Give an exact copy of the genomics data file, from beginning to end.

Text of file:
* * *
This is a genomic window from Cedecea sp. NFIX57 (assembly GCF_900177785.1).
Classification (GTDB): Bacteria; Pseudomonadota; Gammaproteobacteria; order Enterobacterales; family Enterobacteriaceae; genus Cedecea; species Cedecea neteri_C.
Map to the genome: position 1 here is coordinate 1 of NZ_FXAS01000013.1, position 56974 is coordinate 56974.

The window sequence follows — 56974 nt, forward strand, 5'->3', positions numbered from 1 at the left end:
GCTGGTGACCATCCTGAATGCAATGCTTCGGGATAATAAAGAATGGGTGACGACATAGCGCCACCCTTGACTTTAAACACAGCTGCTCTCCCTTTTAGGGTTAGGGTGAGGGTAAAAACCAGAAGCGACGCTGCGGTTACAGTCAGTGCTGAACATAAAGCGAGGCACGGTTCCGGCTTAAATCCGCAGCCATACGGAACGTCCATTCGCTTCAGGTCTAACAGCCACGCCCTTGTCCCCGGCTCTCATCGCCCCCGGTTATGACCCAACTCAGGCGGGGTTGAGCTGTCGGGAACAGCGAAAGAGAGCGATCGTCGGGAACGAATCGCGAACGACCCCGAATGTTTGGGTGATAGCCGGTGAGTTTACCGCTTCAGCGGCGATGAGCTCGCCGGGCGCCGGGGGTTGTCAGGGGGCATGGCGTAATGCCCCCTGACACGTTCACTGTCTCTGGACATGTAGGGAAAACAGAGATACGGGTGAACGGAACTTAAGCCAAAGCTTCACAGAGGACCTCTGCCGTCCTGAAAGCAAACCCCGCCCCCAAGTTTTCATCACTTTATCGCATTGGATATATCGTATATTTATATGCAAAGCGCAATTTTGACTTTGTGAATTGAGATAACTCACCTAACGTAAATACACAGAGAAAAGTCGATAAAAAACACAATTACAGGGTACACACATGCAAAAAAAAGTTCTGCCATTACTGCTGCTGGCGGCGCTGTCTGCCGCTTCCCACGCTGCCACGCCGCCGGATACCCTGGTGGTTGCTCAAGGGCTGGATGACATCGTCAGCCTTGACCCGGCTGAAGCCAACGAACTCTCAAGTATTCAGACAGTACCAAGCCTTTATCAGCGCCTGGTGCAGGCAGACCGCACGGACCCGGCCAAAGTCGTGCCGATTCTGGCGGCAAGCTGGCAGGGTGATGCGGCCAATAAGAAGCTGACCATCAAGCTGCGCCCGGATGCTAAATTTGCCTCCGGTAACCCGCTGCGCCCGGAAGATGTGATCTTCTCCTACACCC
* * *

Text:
This is a genomic window from Cedecea sp. NFIX57 (assembly GCF_900177785.1).
Classification (GTDB): Bacteria; Pseudomonadota; Gammaproteobacteria; order Enterobacterales; family Enterobacteriaceae; genus Cedecea; species Cedecea neteri_C.
Map to the genome: position 1 here is coordinate 1 of NZ_FXAS01000013.1, position 56974 is coordinate 56974.

The window sequence follows — 56974 nt, forward strand, 5'->3', positions numbered from 1 at the left end:
GCTGGTGACCATCCTGAATGCAATGCTTCGGGATAATAAAGAATGGGTGACGACATAGCGCCACCCTTGACTTTAAACACAGCTGCTCTCCCTTTTAGGGTTAGGGTGAGGGTAAAAACCAGAAGCGACGCTGCGGTTACAGTCAGTGCTGAACATAAAGCGAGGCACGGTTCCGGCTTAAATCCGCAGCCATACGGAACGTCCATTCGCTTCAGGTCTAACAGCCACGCCCTTGTCCCCGGCTCTCATCGCCCCCGGTTATGACCCAACTCAGGCGGGGTTGAGCTGTCGGGAACAGCGAAAGAGAGCGATCGTCGGGAACGAATCGCGAACGACCCCGAATGTTTGGGTGATAGCCGGTGAGTTTACCGCTTCAGCGGCGATGAGCTCGCCGGGCGCCGGGGGTTGTCAGGGGGCATGGCGTAATGCCCCCTGACACGTTCACTGTCTCTGGACATGTAGGGAAAACAGAGATACGGGTGAACGGAACTTAAGCCAAAGCTTCACAGAGGACCTCTGCCGTCCTGAAAGCAAACCCCGCCCCCAAGTTTTCATCACTTTATCGCATTGGATATATCGTATATTTATATGCAAAGCGCAATTTTGACTTTGTGAATTGAGATAACTCACCTAACGTAAATACACAGAGAAAAGTCGATAAAAAACACAATTACAGGGTACACACATGCAAAAAAAAGTTCTGCCATTACTGCTGCTGGCGGCGCTGTCTGCCGCTTCCCACGCTGCCACGCCGCCGGATACCCTGGTGGTTGCTCAAGGGCTGGATGACATCGTCAGCCTTGACCCGGCTGAAGCCAACGAACTCTCAAGTATTCAGACAGTACCAAGCCTTTATCAGCGCCTGGTGCAGGCAGACCGCACGGACCCGGCCAAAGTCGTGCCGATTCTGGCGGCAAGCTGGCAGGGTGATGCGGCCAATAAGAAGCTGACCATCAAGCTGCGCCCGGATGCTAAATTTGCCTCCGGTAACCCGCTGCGCCCGGAAGATGTGATCTTCTCCTACACCC